As I’ve written about before, removing the wallpaper underlayer and glue was harder than we thought.

A lot harder.

But the upstairs hall is all finished now, and this (before):

is now this (after!)

And this (before):

is now this (after):

We ran into a lot of speed bumps and learned a lot along the way, but for better or worse, it’s pretty much done. The exception would be that we haven’t smoothed the ceilings in here because it adjoins to a place we need scaffolding to do and I didn’t want to stop it halfway across a room (or clean it all twice).

Click the last image to go to a Flickr set with all the pictures of the project so far, including some inspiration pics from (where else?) the Drapers’ house in Mad Men, and Keats House in Hampstead, and many photos of the two billion misfires as we tried to find the right shade of blue for our space. It ended up being “Eminence” by Behr.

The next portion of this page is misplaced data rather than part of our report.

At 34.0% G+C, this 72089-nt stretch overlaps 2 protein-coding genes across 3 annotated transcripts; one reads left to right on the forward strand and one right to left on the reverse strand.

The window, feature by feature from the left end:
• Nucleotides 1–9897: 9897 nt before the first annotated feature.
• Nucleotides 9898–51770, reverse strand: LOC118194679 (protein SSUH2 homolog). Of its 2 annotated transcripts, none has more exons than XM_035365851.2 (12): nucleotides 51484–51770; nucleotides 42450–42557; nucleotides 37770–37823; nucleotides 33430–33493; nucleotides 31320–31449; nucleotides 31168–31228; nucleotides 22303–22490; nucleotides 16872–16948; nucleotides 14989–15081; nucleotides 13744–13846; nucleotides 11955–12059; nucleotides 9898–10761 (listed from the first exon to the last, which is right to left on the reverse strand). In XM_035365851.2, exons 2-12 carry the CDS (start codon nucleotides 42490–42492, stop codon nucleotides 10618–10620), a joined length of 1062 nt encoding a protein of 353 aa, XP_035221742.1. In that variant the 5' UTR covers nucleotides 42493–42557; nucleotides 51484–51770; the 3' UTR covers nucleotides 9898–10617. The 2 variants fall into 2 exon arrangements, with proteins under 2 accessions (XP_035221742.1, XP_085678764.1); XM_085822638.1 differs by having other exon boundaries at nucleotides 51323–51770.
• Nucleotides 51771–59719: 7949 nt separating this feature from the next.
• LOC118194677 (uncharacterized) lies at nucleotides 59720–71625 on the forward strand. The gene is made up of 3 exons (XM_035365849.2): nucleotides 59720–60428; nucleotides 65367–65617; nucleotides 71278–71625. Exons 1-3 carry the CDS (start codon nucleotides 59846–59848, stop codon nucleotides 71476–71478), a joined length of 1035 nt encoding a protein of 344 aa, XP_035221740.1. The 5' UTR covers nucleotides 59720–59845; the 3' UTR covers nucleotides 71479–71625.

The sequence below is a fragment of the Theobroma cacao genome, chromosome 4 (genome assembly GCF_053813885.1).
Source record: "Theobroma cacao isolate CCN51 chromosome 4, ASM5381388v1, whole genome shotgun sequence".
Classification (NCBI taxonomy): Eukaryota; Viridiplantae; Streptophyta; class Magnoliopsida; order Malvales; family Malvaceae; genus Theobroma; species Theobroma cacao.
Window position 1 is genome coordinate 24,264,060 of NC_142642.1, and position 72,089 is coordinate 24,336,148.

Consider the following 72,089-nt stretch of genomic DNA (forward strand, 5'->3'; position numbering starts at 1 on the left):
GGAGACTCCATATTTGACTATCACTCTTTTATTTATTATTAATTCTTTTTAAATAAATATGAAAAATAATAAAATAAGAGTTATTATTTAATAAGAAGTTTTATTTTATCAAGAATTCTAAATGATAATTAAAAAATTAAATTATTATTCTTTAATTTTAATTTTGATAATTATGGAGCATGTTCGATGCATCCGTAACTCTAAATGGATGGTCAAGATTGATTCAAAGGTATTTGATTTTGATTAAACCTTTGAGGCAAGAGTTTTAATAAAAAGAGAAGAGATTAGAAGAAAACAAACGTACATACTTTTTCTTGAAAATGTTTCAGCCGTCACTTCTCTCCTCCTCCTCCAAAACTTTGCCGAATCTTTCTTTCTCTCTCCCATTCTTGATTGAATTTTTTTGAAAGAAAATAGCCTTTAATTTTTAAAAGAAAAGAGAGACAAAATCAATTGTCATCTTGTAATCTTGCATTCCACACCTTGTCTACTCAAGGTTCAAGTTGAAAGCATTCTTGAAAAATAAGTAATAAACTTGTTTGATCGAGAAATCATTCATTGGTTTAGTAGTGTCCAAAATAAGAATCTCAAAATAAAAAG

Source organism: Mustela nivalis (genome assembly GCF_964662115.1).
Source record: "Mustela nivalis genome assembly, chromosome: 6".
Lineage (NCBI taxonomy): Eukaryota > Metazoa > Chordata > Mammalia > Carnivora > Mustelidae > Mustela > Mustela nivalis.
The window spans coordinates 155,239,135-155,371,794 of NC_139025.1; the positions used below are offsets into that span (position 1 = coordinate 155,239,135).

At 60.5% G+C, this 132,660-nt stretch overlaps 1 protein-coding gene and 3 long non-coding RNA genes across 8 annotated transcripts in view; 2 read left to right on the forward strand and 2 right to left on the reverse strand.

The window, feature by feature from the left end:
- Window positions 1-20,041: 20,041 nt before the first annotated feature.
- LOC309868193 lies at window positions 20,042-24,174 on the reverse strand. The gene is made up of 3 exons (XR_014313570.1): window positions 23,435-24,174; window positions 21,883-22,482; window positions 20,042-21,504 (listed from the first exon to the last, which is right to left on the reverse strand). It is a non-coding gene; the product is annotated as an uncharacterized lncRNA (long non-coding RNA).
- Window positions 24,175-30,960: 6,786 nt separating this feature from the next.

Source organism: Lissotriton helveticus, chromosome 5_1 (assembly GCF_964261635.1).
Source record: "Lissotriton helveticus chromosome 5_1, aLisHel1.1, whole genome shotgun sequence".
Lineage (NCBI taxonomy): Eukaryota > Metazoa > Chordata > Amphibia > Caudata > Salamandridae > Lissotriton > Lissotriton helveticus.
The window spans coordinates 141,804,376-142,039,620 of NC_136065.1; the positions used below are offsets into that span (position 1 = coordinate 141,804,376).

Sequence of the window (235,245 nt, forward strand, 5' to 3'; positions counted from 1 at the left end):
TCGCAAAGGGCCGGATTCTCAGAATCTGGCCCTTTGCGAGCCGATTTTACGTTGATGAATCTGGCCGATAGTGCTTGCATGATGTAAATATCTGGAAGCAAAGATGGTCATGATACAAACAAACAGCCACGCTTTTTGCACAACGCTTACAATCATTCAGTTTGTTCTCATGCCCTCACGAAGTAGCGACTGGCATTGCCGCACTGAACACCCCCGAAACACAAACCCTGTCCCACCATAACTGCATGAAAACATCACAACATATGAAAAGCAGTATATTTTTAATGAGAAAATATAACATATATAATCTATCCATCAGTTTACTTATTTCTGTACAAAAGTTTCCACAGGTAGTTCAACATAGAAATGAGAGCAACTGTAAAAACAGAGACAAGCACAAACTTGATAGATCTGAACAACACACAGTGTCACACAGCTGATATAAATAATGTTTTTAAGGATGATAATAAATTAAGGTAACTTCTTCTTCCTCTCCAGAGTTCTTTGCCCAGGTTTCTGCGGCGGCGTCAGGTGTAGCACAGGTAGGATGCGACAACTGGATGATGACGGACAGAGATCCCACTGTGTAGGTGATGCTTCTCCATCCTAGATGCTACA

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That is pretty much all I have to say about that. After removing wallpaper, the texture behind the wall is often super strange (probably the reason they picked wallpaper in the first place!) and this stuff really, really helps. I found lots of good online help — this site is a nice example with images of how to “skim coat” over a yucky texture before sanding/priming/painting. Lightweight All Purpose Joint Compound is good stuff!

Sanding it does make a huge mess — which can be helped a lot by using a dampened sanding sponge as opposed to, say, a dry power sander like I did last time. 😉 It was quick, though!